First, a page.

Ada: The biggest form of gatekeeping within sewing that we found in our research for this episode, or at least the one that generated the most buzz in our podcast’s Slack channels was gatekeeping in terms of one’s perceived sewing ability. Now, when I bought my very first sewing machine, I was set on buying a specific type of fabric for a project I had in mind. Never mind that this fabric has been sitting in my stash for almost a few years now and I reorganized it recently. Like, right, I haven’t made that project yet. But when I bought it, I found it was about $1 per yard cheaper at a local store about 30 minutes from here versus like the closer local store to me. So gas prices weren’t ridiculously high at that point. I was like, oh, it’s gonna make a difference because I was buying like five or six yards and I wanted to see what else they had in that store, I’d never been there. So I went in to make my purchase. There was an older white lady who was working at the store who questioned why I was making such an expensive purchase, and even though I specifically said I’m here for THIS specific fabric, kept steering me towards this like cheaper Robert Kaufman linen, which I think most people have seen it, it usually ranges from eight to $13 per yard range. And the fabric that I was looking for was like, more than double that price. And, but, like, you when you felt them, like, there was a difference. And so, very clearly I was after one thing, and I just kept getting steered, like, pushed towards the other. And related to this story, let’s touch on the use of unsolicited advice. That same woman upon hearing that I wanted to sew as long as I could without a serger because at the time I didn’t have one, insisted that I absolutely needed one and kept trying to tell me where to find a secondhand, cheaper machine. And you know, I’m totally capable of sticking up for myself and fighting bullshit like that. But like, if you’re an inexperienced, and perhaps younger sewist or someone who’s just getting into it for the first time and you don’t know, I could see that being a total turnoff for you to getting into this hobby, this craft.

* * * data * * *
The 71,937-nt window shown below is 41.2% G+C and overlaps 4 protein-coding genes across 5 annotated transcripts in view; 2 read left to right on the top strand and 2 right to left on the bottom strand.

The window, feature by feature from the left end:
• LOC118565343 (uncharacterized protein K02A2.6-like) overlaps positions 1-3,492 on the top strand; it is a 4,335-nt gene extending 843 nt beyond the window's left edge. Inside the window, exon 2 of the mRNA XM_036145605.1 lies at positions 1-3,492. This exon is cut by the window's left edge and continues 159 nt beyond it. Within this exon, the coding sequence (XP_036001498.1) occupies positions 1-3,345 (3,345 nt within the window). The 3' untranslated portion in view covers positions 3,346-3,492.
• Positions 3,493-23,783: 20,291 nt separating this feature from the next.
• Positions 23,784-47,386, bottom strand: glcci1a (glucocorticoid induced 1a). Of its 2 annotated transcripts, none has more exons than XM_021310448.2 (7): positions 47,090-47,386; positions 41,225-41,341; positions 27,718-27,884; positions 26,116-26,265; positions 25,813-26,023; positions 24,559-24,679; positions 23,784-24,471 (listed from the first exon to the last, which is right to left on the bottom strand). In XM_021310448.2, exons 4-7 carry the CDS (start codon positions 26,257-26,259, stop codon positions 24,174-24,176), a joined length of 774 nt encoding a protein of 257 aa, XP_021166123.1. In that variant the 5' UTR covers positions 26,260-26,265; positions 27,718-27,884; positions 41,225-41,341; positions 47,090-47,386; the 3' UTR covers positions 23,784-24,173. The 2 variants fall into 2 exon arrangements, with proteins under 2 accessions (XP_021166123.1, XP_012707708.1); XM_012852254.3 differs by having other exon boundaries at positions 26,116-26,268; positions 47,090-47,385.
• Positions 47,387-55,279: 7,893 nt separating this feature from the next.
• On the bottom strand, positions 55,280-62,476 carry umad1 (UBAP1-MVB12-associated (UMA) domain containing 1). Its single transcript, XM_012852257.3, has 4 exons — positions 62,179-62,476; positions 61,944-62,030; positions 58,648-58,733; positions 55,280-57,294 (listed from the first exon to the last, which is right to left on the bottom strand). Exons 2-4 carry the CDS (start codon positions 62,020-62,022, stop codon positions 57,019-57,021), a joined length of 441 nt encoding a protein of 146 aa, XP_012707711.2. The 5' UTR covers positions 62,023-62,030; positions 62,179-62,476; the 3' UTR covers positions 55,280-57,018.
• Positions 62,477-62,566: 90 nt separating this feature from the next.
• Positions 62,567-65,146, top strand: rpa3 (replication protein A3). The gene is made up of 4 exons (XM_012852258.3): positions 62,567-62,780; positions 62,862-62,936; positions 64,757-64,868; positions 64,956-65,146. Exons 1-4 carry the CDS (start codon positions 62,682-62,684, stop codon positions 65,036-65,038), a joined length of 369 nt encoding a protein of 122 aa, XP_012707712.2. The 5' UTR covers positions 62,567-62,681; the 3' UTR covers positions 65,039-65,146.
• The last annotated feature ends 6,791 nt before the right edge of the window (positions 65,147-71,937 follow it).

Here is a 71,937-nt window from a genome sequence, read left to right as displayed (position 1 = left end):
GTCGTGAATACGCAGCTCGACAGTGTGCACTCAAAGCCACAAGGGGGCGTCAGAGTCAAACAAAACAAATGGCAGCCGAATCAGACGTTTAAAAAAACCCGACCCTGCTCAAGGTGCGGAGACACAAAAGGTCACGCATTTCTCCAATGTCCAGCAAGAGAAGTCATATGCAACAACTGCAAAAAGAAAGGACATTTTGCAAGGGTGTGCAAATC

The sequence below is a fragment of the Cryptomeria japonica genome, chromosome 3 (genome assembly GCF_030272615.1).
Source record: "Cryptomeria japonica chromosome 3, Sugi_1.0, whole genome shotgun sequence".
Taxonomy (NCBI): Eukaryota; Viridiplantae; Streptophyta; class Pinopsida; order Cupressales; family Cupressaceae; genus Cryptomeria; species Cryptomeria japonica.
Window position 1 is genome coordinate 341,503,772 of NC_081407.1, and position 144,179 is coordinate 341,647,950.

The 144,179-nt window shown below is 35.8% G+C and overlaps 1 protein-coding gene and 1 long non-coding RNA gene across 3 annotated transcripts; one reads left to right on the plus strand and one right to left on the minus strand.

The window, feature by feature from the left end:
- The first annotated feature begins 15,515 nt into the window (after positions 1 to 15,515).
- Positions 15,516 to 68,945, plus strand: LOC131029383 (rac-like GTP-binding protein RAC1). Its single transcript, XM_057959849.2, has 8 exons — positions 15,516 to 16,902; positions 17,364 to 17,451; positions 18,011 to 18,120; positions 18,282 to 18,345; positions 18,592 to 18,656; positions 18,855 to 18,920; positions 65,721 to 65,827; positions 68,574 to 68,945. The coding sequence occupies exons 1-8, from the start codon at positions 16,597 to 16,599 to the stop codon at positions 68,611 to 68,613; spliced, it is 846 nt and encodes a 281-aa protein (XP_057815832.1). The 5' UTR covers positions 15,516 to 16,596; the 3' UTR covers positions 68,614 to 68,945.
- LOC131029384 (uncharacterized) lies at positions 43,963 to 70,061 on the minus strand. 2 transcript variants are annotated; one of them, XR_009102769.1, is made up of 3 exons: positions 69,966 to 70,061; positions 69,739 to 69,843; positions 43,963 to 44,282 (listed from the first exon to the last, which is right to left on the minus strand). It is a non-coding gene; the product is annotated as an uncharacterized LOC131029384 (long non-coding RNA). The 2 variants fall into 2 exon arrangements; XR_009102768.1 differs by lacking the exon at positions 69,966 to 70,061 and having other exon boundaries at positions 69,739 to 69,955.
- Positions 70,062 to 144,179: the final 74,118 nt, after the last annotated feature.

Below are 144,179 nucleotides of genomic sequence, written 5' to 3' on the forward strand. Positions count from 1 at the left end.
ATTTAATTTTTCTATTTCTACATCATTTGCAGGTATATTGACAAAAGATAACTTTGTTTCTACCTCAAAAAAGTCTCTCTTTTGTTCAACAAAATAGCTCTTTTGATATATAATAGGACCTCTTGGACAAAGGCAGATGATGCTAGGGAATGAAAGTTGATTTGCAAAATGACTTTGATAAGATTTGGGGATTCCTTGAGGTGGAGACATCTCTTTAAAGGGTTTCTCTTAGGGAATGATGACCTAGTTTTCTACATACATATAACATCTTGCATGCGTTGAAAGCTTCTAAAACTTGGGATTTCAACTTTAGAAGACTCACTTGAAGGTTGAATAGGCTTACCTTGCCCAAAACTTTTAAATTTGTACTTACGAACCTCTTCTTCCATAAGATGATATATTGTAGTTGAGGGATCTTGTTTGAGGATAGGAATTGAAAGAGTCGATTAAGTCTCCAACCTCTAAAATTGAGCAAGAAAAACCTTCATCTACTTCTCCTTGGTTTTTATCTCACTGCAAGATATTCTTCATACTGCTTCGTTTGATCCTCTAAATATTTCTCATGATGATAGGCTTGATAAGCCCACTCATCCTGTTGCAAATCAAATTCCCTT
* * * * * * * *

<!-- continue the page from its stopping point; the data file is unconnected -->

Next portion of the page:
Nicole: Unsolicited advice has been something that has made me not want to participate in the sewing community. Just to avoid it. Like, it’s happened, it only happens rarely to me, but just… I’m like, there, after it happened, I just don’t want to share any more. I’m like, I didn’t ask you your opinion, you know, well, right? Unsolicited advice is a little bit different, like, but I didn’t ask for advice so don’t give it and it’s such a strange phenomenon. Maybe it’s a crafting thing where people are just, they want to share their knowledge and like, and you should when you are asked like, when in the right setting.